Thermodynamics - Cycle efficiency

In summary, the efficiency of the given cycle can be calculated using the formula: η = 1 - Qc / Qh = 1 - Qc / T2(S2-S1), where Qc is the heat leaving the system and Qh is the heat entering the system. The area enclosed by the cycle on a T vs S graph can help determine the efficiency. It is important to note that the efficiency should not be calculated using the Carnot efficiency equation, but rather a more fundamental and simpler equation: efficiency = (W/Qh) = (work output from the engine / heat input to the engine).
  • #1
Jalo
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0

Homework Statement



Compute the efficiency of the following cycle:

291j1ft.png


Homework Equations





The Attempt at a Solution



I know there's an isothermic process between a and b, where heat comes into the system, let's call it Qh.
I also know that between b and c heat will leave the system, let's call it Qc.
The process from c to a is adiabatic.

The efficiency, n, is equal to:

η = 1- Qc / Qh = 1 - Qc / T2(S2-S1)

The problem is that I don't know how to compute Qc...
Any help would be highly appreciated.
Also, if anyone has a good book on the subject I'd appreciate.

Thanks.
 
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  • #2
The area enclosed by a cycle on a T vs S graph has a physical interpretation that will help to determine the efficiency.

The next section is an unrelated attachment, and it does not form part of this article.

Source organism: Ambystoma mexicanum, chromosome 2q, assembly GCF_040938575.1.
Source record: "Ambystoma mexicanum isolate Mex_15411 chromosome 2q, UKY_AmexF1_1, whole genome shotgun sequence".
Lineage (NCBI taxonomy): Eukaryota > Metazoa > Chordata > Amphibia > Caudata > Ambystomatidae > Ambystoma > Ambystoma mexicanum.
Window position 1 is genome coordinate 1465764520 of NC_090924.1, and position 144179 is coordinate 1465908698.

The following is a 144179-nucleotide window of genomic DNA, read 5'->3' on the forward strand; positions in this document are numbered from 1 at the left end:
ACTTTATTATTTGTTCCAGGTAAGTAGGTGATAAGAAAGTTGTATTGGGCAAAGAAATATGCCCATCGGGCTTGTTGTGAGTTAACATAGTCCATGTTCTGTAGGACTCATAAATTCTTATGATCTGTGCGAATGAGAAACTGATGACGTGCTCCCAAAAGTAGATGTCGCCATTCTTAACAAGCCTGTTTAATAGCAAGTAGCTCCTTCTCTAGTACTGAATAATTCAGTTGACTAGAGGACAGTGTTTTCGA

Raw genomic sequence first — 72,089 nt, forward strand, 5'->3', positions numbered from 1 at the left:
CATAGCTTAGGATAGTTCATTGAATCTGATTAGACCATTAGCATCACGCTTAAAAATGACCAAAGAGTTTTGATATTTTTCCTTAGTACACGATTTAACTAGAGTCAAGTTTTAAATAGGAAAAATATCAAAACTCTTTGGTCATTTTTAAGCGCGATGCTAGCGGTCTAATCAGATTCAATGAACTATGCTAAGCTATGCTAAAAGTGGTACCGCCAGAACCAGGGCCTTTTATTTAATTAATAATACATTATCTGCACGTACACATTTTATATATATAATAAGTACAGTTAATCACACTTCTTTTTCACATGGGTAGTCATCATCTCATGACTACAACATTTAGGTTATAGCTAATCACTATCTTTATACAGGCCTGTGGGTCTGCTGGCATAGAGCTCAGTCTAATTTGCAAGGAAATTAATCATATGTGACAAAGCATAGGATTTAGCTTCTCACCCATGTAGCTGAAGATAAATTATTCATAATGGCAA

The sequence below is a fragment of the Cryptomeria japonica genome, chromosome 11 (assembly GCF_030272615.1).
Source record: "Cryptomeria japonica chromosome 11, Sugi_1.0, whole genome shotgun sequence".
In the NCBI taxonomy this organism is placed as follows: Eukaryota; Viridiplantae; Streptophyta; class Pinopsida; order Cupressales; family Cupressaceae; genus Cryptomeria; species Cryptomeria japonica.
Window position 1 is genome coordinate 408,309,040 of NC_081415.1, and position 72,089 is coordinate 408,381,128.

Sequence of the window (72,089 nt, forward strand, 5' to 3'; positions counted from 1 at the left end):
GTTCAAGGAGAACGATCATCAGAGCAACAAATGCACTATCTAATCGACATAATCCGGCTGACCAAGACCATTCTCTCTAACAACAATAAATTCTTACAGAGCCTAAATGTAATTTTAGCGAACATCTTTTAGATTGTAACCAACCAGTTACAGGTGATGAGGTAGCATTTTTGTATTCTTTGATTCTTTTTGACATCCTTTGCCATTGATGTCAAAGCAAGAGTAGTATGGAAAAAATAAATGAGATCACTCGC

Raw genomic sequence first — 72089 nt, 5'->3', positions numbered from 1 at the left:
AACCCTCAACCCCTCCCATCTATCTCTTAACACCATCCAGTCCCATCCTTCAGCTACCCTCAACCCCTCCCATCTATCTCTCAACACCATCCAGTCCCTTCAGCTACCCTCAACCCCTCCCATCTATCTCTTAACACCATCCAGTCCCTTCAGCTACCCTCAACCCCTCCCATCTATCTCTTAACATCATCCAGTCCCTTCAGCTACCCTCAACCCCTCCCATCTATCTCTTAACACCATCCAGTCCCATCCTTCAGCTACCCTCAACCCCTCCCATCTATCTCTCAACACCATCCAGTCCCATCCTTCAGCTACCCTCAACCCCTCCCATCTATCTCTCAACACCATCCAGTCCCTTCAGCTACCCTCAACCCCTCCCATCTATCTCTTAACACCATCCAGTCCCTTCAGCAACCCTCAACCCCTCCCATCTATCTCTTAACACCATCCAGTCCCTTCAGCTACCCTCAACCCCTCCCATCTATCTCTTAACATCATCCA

• #4
Thank you very much! Sadly I had no idea it had a physical interpretation..
 
  • #5
Don't use Carnot efficiency equation for the cycle; but use a more fundamental and simpler equation: efficiency = (W/Qh) = (work output from the engine / heat input to the engine). The numerator is obtained from the area of the triangle. You already know how to calculate (the denominator) the heat input to the engine (T2*delta S). The ratio of the two numbers gives the efficiency.

Caution: Cycles involving sloping straight line paths can sometimes be dangerous! For eg the efficiency calculation of similar cyclic triangular paths on PV plane (instead of TS plane) is a very complicated and controversial issue.
 

Related to Thermodynamics - Cycle efficiency

1. How is cycle efficiency defined in thermodynamics?

Cycle efficiency is the ratio of the work output of a thermodynamic cycle to the heat input. It is a measure of how well a system converts heat energy into mechanical work.

2. What factors affect the cycle efficiency of a system?

Cycle efficiency is affected by several factors such as the temperature difference between the hot and cold reservoirs, the type of cycle used (Carnot, Rankine, etc.), and the properties of the working fluid.

3. What is the maximum possible cycle efficiency for a given temperature difference?

The maximum possible cycle efficiency for a given temperature difference is determined by the Carnot efficiency, which is given by the ratio of the temperature difference to the maximum temperature in the cycle. It is a theoretical limit and is not achievable in real-world systems.

4. How can the cycle efficiency of a system be improved?

The cycle efficiency of a system can be improved by using better insulation to reduce heat loss, using more efficient heat exchangers, and using a more efficient working fluid. Increasing the temperature difference between the hot and cold reservoirs can also improve cycle efficiency.

5. Can cycle efficiency be greater than 100%?

No, cycle efficiency cannot be greater than 100%. This is because the maximum possible efficiency is limited by the Carnot efficiency, which is always less than 100%.

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